Fallout from the explosion: recovering and responsibility

Stephon Johnson | 3/20/2014, 12:05 p.m.
Topics that New Yorkers have talked about, but never this loudly, are rearing its head again in the aftermath of ...
Building collapse in East Harlem Photo by Stephon Johnson

“When there’s a gas leak, Con Ed comes into your house and they shut it down. It’s not a water valve where you go and turn it back on,” said Watson. “Once they put the lock on it, they need a licensed plumber to come in, assess the problem and fix the problem. Still, even when the problem is fixed, then you have to call Con Ed back. They have to come back out and they have to re-inspect what you do. Sometimes it takes weeks for you to get that gas back on. So it’s not only financially a burden, but also it takes a long time to get it back on. Sometimes you need a permit.

According to Watson, if you need to replace a certain amount of pipe, you need a permit in order to do the work. Sometimes, it takes two or three weeks just to get that permit.

“If gas shuts down a building it’ll take you six weeks to three months just to get it restored,” said Watson regarding Con Edison. “They drag their feet. I’d rather do two sewer jobs than one gas job. I know with a sewer job, I’m going in, I’m snaking the pipe. The stoppage is cleared and I’m out. Customer satisfied. I don’t mind putting my boots on to do that.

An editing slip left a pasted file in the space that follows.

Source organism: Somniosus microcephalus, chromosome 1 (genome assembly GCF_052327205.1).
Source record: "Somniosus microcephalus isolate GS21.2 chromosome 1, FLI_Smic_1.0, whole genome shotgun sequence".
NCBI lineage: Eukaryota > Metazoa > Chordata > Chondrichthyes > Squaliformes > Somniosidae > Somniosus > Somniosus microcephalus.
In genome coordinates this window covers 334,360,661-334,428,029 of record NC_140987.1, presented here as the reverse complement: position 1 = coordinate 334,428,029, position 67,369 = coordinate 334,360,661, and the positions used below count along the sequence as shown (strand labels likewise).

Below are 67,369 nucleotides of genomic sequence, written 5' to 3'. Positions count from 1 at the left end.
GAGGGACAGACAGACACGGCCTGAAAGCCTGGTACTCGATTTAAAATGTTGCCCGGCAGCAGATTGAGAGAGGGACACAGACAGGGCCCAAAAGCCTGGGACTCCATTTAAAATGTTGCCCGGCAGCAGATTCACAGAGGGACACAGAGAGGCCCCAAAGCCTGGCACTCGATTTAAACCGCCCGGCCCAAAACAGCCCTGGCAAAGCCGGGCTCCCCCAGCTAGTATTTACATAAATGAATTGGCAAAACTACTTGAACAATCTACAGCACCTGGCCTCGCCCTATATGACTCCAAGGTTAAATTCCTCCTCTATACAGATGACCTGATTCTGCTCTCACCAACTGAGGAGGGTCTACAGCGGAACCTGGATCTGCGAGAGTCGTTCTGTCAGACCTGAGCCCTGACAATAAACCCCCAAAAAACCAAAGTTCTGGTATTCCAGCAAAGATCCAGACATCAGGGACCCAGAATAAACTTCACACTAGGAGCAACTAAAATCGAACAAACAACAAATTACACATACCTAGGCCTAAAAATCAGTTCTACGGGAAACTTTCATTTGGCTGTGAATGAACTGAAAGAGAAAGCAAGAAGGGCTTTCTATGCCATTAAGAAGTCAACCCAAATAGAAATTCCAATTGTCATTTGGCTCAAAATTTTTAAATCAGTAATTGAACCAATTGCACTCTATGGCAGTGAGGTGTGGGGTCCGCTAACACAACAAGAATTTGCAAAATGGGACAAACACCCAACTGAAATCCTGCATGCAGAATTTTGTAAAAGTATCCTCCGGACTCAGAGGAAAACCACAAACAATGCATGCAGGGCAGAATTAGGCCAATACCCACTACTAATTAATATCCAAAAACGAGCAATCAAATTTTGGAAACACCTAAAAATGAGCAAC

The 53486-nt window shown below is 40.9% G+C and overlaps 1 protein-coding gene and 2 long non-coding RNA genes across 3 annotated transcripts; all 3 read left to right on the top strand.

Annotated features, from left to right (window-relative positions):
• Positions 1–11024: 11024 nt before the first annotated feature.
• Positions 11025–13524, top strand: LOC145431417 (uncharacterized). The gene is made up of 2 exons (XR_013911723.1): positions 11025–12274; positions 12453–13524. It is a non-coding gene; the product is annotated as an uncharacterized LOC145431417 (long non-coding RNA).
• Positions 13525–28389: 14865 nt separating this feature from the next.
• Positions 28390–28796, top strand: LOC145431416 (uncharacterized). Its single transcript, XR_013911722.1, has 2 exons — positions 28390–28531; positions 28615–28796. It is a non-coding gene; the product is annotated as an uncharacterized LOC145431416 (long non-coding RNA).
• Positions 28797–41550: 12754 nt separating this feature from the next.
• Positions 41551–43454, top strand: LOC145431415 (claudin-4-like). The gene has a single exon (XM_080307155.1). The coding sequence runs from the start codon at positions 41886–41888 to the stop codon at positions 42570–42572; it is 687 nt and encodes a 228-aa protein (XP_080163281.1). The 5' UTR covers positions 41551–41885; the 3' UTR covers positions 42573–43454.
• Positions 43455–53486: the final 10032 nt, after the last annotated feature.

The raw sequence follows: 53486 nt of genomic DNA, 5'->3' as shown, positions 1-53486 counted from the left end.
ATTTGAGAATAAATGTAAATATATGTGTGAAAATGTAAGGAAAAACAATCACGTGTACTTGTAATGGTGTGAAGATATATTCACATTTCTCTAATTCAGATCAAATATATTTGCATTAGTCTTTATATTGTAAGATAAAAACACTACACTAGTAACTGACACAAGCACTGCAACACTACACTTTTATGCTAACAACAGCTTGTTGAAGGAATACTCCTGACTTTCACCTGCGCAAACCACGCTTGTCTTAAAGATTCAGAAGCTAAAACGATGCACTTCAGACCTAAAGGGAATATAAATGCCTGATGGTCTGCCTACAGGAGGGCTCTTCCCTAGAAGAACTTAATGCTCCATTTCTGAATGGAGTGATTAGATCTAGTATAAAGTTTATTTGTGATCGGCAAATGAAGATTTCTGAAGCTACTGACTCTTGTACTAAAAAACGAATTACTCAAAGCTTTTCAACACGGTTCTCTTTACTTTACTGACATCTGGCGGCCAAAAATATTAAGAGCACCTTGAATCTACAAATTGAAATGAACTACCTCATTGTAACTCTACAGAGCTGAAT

Watson told the AmNews that much of the slow nature of repairing the city’s infrastructure lies with the politics and bureaucracy of places like Con Edison knowing that they’re the only energy-supplying game in town. But he also understands that access to money plays as role in what the city can and won’t do. Still, he had no sympathy for the process when it came to gas leak situations in buildings.

“There’s no way that a building’s down and the other plumber is there….The physical work may take two days,” Watson said. “I have jobs that I’ve done over a month ago (like) 145 Morningside (Avenue). I did that job over a month ago. Everything is done. We’re waiting for Con Ed to come in a put the meters in.”

“And while they’re waiting, they’re losing money,” said Watson. “The customer can’t use the gas so they can’t charge them.”

Back in the area that housed 1644 and 1646 Park Avenue, the New York Police Department and the city’s Department of Homeless Services have began to let people back behind the barricades and retrieve any belongings that survived the explosion. Service centers have been set up around the area like La Marqueta near 115th Street and Park Avenue. The Red Cross, the Department of Housing Preservation, the Department of Education are offering services and support for displaced residents there.

Con Edison is also working with residents and making arrangements to resume or shut down and gas or electric utilities as the situation sees fir.hut down or resume electric and gas utilities as necessary.